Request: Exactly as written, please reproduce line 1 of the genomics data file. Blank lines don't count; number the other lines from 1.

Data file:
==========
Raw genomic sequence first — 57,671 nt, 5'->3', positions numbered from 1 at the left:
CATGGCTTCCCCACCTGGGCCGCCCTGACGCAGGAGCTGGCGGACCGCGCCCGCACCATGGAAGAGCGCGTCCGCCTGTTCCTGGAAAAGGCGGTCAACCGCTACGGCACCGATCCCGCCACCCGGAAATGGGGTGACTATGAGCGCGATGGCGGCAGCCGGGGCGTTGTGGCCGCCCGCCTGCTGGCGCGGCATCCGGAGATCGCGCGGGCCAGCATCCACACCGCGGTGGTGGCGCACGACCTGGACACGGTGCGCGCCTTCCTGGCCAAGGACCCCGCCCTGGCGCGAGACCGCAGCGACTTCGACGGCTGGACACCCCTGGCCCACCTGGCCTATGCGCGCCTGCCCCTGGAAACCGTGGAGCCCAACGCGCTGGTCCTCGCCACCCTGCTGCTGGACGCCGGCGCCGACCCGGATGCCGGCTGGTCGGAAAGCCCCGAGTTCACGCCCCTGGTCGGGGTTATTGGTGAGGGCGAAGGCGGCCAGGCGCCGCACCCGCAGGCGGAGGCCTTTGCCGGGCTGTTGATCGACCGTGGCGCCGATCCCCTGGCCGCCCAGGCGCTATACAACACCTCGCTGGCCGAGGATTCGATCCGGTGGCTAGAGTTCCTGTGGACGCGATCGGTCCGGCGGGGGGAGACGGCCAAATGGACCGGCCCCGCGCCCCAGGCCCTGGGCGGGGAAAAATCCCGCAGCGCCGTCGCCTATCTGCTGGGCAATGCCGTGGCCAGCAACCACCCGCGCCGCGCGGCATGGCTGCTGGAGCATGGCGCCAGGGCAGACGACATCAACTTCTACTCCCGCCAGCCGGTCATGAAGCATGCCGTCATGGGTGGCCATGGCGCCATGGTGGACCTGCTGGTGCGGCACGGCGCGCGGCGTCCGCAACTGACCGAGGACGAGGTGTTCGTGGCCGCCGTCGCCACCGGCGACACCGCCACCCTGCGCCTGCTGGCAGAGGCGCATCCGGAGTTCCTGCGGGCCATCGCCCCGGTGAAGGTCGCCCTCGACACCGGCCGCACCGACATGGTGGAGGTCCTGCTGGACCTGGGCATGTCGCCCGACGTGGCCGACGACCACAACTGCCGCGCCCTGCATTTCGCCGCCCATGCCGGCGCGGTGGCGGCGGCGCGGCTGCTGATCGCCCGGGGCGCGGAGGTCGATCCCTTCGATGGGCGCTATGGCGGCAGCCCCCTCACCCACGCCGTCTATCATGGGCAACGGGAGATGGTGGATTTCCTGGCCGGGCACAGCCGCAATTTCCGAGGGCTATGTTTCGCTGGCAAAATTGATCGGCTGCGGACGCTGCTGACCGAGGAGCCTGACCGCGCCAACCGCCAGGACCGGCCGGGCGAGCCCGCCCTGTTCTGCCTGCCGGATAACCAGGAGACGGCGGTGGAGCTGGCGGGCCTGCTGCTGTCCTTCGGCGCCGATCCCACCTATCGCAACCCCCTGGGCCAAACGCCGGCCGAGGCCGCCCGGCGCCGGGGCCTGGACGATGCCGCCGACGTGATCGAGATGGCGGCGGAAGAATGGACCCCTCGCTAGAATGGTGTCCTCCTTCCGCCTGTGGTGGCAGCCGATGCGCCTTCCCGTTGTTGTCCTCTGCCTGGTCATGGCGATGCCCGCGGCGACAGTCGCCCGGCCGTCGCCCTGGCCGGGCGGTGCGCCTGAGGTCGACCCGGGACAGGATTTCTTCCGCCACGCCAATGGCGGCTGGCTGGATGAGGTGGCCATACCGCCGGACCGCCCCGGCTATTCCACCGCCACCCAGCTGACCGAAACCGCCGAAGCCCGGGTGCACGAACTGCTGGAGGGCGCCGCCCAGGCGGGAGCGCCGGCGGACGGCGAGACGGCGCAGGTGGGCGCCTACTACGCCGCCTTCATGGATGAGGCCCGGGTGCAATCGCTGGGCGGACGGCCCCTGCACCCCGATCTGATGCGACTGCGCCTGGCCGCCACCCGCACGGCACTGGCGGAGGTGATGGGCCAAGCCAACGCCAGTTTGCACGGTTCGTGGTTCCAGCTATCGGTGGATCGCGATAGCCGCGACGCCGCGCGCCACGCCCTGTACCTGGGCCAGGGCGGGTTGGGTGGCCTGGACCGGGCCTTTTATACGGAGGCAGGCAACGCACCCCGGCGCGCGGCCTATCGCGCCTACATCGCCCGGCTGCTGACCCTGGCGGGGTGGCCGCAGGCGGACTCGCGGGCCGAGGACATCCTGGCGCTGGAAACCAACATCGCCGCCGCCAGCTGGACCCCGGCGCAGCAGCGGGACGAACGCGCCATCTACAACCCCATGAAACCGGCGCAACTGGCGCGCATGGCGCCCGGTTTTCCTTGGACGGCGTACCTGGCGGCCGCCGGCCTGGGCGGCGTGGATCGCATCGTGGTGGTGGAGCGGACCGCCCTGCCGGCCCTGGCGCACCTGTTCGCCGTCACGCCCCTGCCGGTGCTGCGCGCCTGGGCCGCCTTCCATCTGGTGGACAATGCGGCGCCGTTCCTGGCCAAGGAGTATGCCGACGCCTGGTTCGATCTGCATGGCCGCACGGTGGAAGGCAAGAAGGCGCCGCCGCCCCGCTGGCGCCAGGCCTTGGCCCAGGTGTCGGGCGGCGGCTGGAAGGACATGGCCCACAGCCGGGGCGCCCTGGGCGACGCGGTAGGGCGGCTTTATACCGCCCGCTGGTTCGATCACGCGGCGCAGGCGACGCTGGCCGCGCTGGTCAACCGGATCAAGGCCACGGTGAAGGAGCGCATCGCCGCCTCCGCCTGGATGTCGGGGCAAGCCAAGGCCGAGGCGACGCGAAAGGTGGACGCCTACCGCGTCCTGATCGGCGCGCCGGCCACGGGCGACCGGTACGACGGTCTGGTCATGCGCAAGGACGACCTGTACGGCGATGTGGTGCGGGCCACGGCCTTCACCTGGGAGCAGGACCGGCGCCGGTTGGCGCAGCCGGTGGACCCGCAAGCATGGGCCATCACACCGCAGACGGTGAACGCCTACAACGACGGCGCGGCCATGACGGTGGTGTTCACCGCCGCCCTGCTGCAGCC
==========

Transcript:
Raw genomic sequence first — 57,671 nt, 5'->3', positions numbered from 1 at the left: